The Shakespeare Conference: SHK 28.167 Monday, 24 April 2017
Date: April 24, 2017 at 12:49:30 AM EDT
Subject: Re: Texts of King Lear
After comment on two interesting, dense prose pages (I3v–I4r) I’ll suggest (for no good reason) that an F addition could restore Q omission (in preparation for “good reason” examples). Coincidentally, 4.6 was cited recently, though without exhausting the issues. [F in Blue]:
[Lear.] . . . giue the word ? Edg. Sweet Margerum.
Lear. Passe. Glost. I know that voyce. (Q1 4.6.90ff)
Lear. Ha Gonorill, ha Regan, they flattered mee like a dogge,
‘Ha! Gonerill with a white beard?’ [If that’s a restoration (and ‘ha Regan’ a Q cop-out), I suppose Lear recognizes Gloster but responds to the “blindfold” (bandage) as a reminder of his ‘unseeing’ daughter. Stone: “on the whole, Shakespeare is at pains to avoid portraying Lear’s madness as mere delirium” (209). Bordeaux writes ‘ha’ when modern ‘ah’ is appropriate; BQ spellings mean little.]
and tould me I had white haires in my beard, ere the black ones
were there, to say I and no, to euery thing I saide, I and no toe,
was no good diuinitie . . .
To say I, and no, to euery thing that I said : I, and no too, [As usual, F mispunctuates: ‘they said I was wise young (Foakes): to say “aye and no” to everything I said “aye and no” to was irreverent’ (Matt. 5.36–37.) Shakespearians say Shakespeare didn’t punctuate only to excuse Hand D (a copy). Q1, Q2, and F Lear show that can’t be true.]
Glost. The tricke of that voyce I doe well remember, ist not
Lear. I euer inch a King when I do stare, see how the subiect
quakes, I pardon that mans life, what was thy cause, adultery?
[Lear has Gloster’s ‘Wanted Poster’ in his hand.]
. . . let copulation thriue,
for Glosters bastard son was kinder to his father then my daugh-
ters got tweene the lawfull sheets . . .
[However, Lear must not yet suspect Edmund’s character; only Regan could “proclaim” Gloster’s death. Lear speaks of Gloster’s supposed “crime.”]
behold yon simpring dame whose face between
her forkes presageth snow, that minces vertue . . .
[Of ‘forkes’, Furness had “no inclination to emphasize an unsavory question by discussing it.” Snow is a bit ambiguous: Eskimos have a million words for it.]
Glost. O ruind peece of nature, this great world should so
weare out to naught, do you know me?
Lear. I remember thy eyes well inough, dost thou squiny on
me, no do thy worst blind Cupid, ile not loue, reade thou that
challenge, marke the penning oft.
[Now the bandinage says Cupid. Lear again shows Gloster the “proclamation.”]
Glost. Were all the letters sunnes I could not see one.
Edg. I would not take this from report, it is, and my heart
breakes at it.
[Edgar reads his father’s death warrant and learns the cold, hard ‘facts.’]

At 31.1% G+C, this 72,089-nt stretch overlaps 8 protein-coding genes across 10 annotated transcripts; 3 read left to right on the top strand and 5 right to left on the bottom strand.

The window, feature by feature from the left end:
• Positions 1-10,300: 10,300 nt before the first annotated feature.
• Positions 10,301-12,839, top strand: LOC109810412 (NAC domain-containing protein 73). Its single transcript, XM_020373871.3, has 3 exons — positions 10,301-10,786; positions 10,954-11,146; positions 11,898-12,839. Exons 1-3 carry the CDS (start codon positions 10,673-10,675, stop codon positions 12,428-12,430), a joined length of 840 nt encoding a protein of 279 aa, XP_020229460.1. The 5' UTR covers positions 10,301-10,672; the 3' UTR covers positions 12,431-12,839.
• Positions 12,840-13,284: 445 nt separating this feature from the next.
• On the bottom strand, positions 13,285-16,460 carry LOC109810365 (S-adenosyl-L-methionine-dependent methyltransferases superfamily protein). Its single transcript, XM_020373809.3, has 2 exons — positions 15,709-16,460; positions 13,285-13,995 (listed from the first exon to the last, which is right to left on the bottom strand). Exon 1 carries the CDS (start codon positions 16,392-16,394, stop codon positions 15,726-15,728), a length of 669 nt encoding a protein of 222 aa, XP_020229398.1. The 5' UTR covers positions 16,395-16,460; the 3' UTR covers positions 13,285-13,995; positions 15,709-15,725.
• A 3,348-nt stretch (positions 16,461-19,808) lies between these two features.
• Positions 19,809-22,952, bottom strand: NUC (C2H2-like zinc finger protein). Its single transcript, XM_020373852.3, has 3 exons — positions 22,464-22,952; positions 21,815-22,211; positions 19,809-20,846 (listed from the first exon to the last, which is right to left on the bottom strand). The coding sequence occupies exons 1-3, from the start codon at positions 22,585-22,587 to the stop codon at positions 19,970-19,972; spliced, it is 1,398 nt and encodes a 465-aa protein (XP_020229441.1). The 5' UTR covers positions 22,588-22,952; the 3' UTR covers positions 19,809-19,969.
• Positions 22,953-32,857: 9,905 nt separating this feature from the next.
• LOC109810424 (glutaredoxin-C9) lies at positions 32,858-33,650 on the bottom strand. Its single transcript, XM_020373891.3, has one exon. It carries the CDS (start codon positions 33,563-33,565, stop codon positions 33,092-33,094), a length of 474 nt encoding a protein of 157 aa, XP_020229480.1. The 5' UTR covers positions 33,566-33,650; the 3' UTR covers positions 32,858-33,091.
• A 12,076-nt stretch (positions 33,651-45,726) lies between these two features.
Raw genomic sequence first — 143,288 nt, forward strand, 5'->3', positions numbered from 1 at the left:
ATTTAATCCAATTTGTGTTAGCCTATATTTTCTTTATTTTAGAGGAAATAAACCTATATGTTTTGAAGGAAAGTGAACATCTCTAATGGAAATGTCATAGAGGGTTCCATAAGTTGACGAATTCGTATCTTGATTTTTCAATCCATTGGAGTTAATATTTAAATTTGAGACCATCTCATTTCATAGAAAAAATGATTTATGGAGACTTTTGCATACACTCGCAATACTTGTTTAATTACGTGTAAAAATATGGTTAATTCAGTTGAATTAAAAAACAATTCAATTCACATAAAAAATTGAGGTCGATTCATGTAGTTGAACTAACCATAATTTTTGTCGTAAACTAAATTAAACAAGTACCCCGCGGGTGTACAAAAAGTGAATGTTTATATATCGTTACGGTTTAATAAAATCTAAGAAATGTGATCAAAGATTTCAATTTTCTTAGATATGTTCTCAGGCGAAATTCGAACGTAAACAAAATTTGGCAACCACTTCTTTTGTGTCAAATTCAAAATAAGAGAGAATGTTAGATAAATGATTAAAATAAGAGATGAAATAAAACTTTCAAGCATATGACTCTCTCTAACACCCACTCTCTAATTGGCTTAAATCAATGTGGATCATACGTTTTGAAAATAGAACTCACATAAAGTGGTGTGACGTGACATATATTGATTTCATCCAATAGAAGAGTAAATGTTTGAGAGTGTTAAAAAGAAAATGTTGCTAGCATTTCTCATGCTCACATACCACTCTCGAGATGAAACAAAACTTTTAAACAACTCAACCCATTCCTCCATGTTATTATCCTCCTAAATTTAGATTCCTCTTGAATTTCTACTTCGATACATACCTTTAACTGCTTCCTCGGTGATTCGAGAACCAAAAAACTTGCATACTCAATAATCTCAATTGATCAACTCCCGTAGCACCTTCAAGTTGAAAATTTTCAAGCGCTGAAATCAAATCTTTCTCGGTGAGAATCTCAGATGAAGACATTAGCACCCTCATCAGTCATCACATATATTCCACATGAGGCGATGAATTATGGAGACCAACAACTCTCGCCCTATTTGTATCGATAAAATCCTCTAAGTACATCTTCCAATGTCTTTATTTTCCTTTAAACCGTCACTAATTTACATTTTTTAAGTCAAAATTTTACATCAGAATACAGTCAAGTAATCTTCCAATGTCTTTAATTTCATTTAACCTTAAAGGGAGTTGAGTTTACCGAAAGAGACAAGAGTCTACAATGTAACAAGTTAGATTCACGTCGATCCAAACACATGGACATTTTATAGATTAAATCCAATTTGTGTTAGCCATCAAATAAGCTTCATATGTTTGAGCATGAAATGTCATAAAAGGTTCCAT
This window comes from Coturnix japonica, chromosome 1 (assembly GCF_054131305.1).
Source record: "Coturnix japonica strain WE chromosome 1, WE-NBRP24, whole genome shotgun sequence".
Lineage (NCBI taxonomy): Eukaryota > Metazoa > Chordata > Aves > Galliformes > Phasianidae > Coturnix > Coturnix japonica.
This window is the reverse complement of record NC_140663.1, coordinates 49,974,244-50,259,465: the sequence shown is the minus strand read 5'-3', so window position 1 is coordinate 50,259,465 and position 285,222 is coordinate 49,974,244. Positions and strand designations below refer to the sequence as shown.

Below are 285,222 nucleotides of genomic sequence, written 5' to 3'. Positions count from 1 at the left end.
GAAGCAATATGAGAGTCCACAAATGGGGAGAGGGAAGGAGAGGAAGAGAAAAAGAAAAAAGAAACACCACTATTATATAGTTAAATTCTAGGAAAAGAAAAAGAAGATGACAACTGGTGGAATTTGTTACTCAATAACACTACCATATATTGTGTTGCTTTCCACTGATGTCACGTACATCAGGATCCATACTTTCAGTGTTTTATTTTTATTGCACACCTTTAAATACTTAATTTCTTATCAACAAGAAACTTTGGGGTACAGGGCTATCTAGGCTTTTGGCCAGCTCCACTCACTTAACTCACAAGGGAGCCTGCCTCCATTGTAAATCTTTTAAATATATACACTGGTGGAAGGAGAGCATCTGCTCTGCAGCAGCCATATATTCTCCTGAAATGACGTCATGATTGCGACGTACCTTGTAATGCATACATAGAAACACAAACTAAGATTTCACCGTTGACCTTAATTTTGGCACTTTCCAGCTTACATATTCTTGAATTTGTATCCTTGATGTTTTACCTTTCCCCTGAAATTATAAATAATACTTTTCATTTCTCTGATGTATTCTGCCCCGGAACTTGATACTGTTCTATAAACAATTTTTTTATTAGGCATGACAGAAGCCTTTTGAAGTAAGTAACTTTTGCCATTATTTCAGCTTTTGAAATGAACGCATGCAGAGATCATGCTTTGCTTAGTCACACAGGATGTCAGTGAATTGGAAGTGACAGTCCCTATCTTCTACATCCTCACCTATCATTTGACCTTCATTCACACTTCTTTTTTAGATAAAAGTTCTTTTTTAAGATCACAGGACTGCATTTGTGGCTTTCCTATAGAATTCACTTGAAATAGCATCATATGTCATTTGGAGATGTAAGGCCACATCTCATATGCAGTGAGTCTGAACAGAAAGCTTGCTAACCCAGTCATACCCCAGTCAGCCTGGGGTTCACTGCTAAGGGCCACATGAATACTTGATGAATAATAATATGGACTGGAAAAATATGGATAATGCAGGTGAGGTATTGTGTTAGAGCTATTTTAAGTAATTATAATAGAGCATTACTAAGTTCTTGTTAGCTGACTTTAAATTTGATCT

. . . Lear. Read. Glost. What! with the case of eyes
Lear. O ho, are you there with me, no eyes in your head,
. . . yet you see how this world goes.
[Hey, you really are blind!]
Glost. I see it feelingly . . .
Lear . . . thou mightst
behold the great image of authoritie, a dogge, so bade in office,
. . . through tottered raggs, smal vices do appeare, robes &
furd-gownes hides all, [Place sinnes with Gold, and the strong
Lance of Iustice hurtlesse breakes, Arme it in ragges a Pigmies
straw does pierce it. None does offend, none I say none Ile
able ‘em, take that of me my Friend, who haue the power to
seale th’accusers lips.] get thee glasse eyes, and like a scuruy po-
lititian seeme to see the things thou doest not . . .
Edg. O matter and impertinencie mixt reason in madnesse.
Lear. . . . I knowe
thee well inough thy name is Gloster . . .
Gost. Alack alack the day.
Lear. . . . wee are come to this
great stage of fooles, this a good blocke. It were a delicate stra-
tagem to shoot a troupe of horse with fell, & when I haue stole
vpon these sonne in lawes, then kill . . .
[F corrects the spoonerism to ‘shoo . . . with felt.’ I guess blocke results from confusing shorthand b with p again; cke misreads tte. Read plot for block, for a theatrical ambush.]
Q1 evidence indicates omissions (restored or not) in its printing. F adds lines. It’s not difficult to imagine a Q1 omission about the size of the F interpolation above. However, I don’t suggest these lines were accidentally left out, or their independent excision. But if omission occurred elsewhere in composing the crowded pages, the printer’s options were limited: leave the lines out; adjust several formes to enable restoration; restore partially; or replace unimportant text with the omission (to its different spot.)
Stone observes that F additions are generally irrelevant to the sense or action of the play, so much so as to question their motives as revisions. He seems to go out of his way to fault the reviser. But on reading the interpolations as if they formed part of the “original” Q1 text, most are not noticeably out of place. Reading them as candidates for removal to gain space plausibly suggests investigation of nearby text for like-sized restorations in foul proofing. Results consistent with that hypothesis not only explain unlikely “revisions”; they establish a probability that even more F additions are restorations from Q1 copy or the printer’s records. Stone offers a number of instances of possible F recoveries (alongside failed correction of Q error) and Sir Brian Vickers supposes many F restorations.
Gerald E. Downs